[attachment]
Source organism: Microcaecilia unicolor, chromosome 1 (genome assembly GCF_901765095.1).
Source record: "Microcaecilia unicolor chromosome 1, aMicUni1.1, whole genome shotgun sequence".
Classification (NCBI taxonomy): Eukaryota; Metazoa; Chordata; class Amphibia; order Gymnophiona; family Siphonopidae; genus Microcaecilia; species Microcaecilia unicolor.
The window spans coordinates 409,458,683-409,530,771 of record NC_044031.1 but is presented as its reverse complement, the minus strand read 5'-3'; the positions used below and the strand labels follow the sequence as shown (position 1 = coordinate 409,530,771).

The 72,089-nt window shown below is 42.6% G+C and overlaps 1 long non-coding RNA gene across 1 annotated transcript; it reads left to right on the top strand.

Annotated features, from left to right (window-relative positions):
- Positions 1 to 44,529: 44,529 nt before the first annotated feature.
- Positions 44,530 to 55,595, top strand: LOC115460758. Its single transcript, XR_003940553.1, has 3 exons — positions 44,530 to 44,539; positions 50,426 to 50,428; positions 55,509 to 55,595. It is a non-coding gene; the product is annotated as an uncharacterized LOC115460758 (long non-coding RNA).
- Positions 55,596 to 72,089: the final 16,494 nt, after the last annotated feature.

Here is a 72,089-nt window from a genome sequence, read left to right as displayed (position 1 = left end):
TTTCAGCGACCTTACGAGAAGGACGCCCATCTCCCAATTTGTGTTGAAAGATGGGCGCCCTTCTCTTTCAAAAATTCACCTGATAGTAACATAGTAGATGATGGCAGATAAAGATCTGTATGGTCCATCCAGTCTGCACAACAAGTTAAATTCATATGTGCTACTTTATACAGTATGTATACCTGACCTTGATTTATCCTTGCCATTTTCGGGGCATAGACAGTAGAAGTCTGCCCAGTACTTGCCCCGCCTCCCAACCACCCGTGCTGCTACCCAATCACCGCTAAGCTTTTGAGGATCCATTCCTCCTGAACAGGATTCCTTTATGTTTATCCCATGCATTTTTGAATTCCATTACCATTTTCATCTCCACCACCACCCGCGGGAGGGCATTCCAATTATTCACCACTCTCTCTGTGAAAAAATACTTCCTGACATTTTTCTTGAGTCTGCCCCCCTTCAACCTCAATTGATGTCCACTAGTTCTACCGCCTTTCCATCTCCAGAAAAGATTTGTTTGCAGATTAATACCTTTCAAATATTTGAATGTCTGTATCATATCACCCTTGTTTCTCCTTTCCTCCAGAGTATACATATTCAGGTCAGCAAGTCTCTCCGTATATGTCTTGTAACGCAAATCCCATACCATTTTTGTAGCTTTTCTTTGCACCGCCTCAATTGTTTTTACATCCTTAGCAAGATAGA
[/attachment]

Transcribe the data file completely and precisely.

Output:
Source organism: Microcaecilia unicolor, chromosome 1 (genome assembly GCF_901765095.1).
Source record: "Microcaecilia unicolor chromosome 1, aMicUni1.1, whole genome shotgun sequence".
Classification (NCBI taxonomy): Eukaryota; Metazoa; Chordata; class Amphibia; order Gymnophiona; family Siphonopidae; genus Microcaecilia; species Microcaecilia unicolor.
The window spans coordinates 409,458,683-409,530,771 of record NC_044031.1 but is presented as its reverse complement, the minus strand read 5'-3'; the positions used below and the strand labels follow the sequence as shown (position 1 = coordinate 409,530,771).

The 72,089-nt window shown below is 42.6% G+C and overlaps 1 long non-coding RNA gene across 1 annotated transcript; it reads left to right on the top strand.

Annotated features, from left to right (window-relative positions):
- Positions 1 to 44,529: 44,529 nt before the first annotated feature.
- Positions 44,530 to 55,595, top strand: LOC115460758. Its single transcript, XR_003940553.1, has 3 exons — positions 44,530 to 44,539; positions 50,426 to 50,428; positions 55,509 to 55,595. It is a non-coding gene; the product is annotated as an uncharacterized LOC115460758 (long non-coding RNA).
- Positions 55,596 to 72,089: the final 16,494 nt, after the last annotated feature.

Here is a 72,089-nt window from a genome sequence, read left to right as displayed (position 1 = left end):
TTTCAGCGACCTTACGAGAAGGACGCCCATCTCCCAATTTGTGTTGAAAGATGGGCGCCCTTCTCTTTCAAAAATTCACCTGATAGTAACATAGTAGATGATGGCAGATAAAGATCTGTATGGTCCATCCAGTCTGCACAACAAGTTAAATTCATATGTGCTACTTTATACAGTATGTATACCTGACCTTGATTTATCCTTGCCATTTTCGGGGCATAGACAGTAGAAGTCTGCCCAGTACTTGCCCCGCCTCCCAACCACCCGTGCTGCTACCCAATCACCGCTAAGCTTTTGAGGATCCATTCCTCCTGAACAGGATTCCTTTATGTTTATCCCATGCATTTTTGAATTCCATTACCATTTTCATCTCCACCACCACCCGCGGGAGGGCATTCCAATTATTCACCACTCTCTCTGTGAAAAAATACTTCCTGACATTTTTCTTGAGTCTGCCCCCCTTCAACCTCAATTGATGTCCACTAGTTCTACCGCCTTTCCATCTCCAGAAAAGATTTGTTTGCAGATTAATACCTTTCAAATATTTGAATGTCTGTATCATATCACCCTTGTTTCTCCTTTCCTCCAGAGTATACATATTCAGGTCAGCAAGTCTCTCCGTATATGTCTTGTAACGCAAATCCCATACCATTTTTGTAGCTTTTCTTTGCACCGCCTCAATTGTTTTTACATCCTTAGCAAGATAGA